The Proposal to Restore Notre Dame the Latest Challenge to the Grand Cathedral

November 29, 2021 Updated: December 5, 2021

Commentary

There is something piercingly and hauntingly disturbing about the just-revealed proposal for the renovation of Paris’s Notre Dame Cathedral, which was badly damaged by fire in April 2019.

What is proposed is a horrifying conversion of one of the most illustrious and historic churches in the world into a theme park, a showcase for meaningless woke perversity. Confessionals and altars will be replaced by murals with “son et Lumiere” treatment of various sensations, with panoramas of film and narrations in many languages including Mandarin, interspersed with “emotional spaces.”

There seems to be some confusion, rooted in the several appropriations of church property in French history, over the ownership and ultimate authority over the 850-year-old cathedral, but the French government has committed to restore the Cathedral to the Roman Catholic Church and enable the first service in the renovated building on April 25, 2024, just before the opening of the Paris Olympics.

Hundreds of millions of dollars were spontaneously offered from all over the world to help restore the cathedral, and it’s inconceivable that the ambition of most of the donors was anything but the most exact possible restoration (with modern safety and structural improvements) of one of the most revered, illustrious, and historic buildings in the entire world, essentially as it has been known for many centuries.

Crusaders

Notre Dame was built as a medieval church of consecration and departure for authentic crusaders: brave men seeking not to pillage the Middle East but to liberate what until recent times has been known as the Holy Land from those who would desecrate and abominate Christianity.

In the 12th century, Notre Dame was as great an undertaking as was St. Peter’s Basilica in the 16th and 17th centuries. The cornerstone was laid on April 25, 1163, in the presence of King Louis VII and Pope Alexander III. King Louis IX deposited at Notre Dame the Crown of Thorns, and a piece and a nail from the original cross.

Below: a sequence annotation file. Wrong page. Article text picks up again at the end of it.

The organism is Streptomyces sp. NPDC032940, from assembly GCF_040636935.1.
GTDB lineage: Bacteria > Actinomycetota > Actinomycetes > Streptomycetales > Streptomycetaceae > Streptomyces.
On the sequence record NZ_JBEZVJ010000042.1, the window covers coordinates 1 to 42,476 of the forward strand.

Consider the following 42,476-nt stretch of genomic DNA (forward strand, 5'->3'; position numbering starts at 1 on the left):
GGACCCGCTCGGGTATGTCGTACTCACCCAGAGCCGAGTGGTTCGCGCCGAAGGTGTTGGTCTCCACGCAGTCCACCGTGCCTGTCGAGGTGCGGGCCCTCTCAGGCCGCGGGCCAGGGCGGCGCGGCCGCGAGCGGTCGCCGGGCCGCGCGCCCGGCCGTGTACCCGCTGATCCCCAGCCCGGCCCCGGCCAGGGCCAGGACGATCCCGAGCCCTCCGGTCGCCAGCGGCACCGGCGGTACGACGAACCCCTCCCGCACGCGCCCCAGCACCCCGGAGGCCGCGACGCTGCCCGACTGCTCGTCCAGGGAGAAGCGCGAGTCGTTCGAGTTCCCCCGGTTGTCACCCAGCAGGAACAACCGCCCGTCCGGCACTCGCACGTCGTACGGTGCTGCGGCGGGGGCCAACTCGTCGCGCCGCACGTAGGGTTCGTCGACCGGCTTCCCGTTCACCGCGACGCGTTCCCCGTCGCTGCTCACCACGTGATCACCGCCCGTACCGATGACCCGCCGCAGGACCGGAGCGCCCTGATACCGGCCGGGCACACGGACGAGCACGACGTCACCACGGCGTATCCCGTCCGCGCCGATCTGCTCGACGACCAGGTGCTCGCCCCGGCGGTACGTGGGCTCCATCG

From its Crusade-sponsoring origins, Notre Dame graduated to be the mother church of France, gracefully and even imperturbably surmounting all the upheavals of French history these 850 years: the Hundred Years War; several prolonged civil wars; the revolutions of 1789, 1794, 1799, 1814, 1830, and 1848; the bloodbath of the siege and the Paris Commune of 1870–1871; the mighty struggles of the World Wars; and the liberation of Paris.

Notre Dame passed into the literature of France early and often and most celebratedly in Victor Hugo’s most famous novel. In plaques on its walls and inlaid remembrances on its floor are remembered many of the greatest figures in French history in every field.

Its two Great Bells (named Emmanuel and Marie) are rung only on the most momentous of occasions: in the past 120 years, only on the effective surrender of the German army to Marshall Foch on Nov. 11, 1918, which the world still celebrates; the Liberation of Paris on Aug. 25, 1944; the fall of the Berlin Wall in 1989; and the terrorist attacks on the United States on Sept. 11, 2001.

On the day following the liberation of Paris in World War II, when 5 million Parisians greeted Gen. Charles de Gaulle, whom they had only known from the airwaves, German snipers were in the rafters as de Gaulle and other eminent Parisians arrived for a service of thanksgiving. De Gaulle famously said, in reference to the many congregants squatting on the floor, “I see more asses than faces.”

Notre Dame has seen everything: glory, saintliness, defeat, shame, degradation, triumph, and exultation.

Next to St. Peter’s Basilica, Notre Dame is probably rivaled only by Westminster Abbey as the most historic Christian edifice outside Israel, and it has no rival as the most richly historic building in all of France. It received an average of a million visitors from elsewhere than Paris every month for more than a century prior to the 2019 fire, and was the scene of Napoleon’s marriage and of the funerals of most French kings and presidents.

Political Correctness

Nothing, however, has probably prepared it for its proposed conversion into a near-Disney humanistic theme park. The early French reaction has been very censorious. One critic asked, “Can you imagine the Holy See allowing something like this in the Sistine Chapel?”